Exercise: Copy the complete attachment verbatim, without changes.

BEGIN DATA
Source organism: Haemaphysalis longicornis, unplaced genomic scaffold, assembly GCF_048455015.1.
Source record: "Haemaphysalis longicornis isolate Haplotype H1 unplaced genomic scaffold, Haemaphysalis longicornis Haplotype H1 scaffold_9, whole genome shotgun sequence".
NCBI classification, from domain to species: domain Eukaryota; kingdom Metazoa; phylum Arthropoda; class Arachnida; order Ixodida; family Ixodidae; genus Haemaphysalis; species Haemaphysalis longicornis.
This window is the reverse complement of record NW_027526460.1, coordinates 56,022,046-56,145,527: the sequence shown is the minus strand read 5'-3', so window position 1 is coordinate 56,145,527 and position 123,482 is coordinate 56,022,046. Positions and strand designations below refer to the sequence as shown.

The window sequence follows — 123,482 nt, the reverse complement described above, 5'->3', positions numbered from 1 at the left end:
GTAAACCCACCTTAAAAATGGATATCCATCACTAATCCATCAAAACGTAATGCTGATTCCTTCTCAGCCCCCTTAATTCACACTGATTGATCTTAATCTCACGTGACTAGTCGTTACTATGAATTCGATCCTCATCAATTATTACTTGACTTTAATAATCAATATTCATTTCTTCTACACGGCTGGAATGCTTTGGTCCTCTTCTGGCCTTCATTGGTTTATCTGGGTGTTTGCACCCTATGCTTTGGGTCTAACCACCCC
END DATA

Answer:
Source organism: Haemaphysalis longicornis, unplaced genomic scaffold, assembly GCF_048455015.1.
Source record: "Haemaphysalis longicornis isolate Haplotype H1 unplaced genomic scaffold, Haemaphysalis longicornis Haplotype H1 scaffold_9, whole genome shotgun sequence".
NCBI classification, from domain to species: domain Eukaryota; kingdom Metazoa; phylum Arthropoda; class Arachnida; order Ixodida; family Ixodidae; genus Haemaphysalis; species Haemaphysalis longicornis.
This window is the reverse complement of record NW_027526460.1, coordinates 56,022,046-56,145,527: the sequence shown is the minus strand read 5'-3', so window position 1 is coordinate 56,145,527 and position 123,482 is coordinate 56,022,046. Positions and strand designations below refer to the sequence as shown.

The window sequence follows — 123,482 nt, the reverse complement described above, 5'->3', positions numbered from 1 at the left end:
GTAAACCCACCTTAAAAATGGATATCCATCACTAATCCATCAAAACGTAATGCTGATTCCTTCTCAGCCCCCTTAATTCACACTGATTGATCTTAATCTCACGTGACTAGTCGTTACTATGAATTCGATCCTCATCAATTATTACTTGACTTTAATAATCAATATTCATTTCTTCTACACGGCTGGAATGCTTTGGTCCTCTTCTGGCCTTCATTGGTTTATCTGGGTGTTTGCACCCTATGCTTTGGGTCTAACCACCCC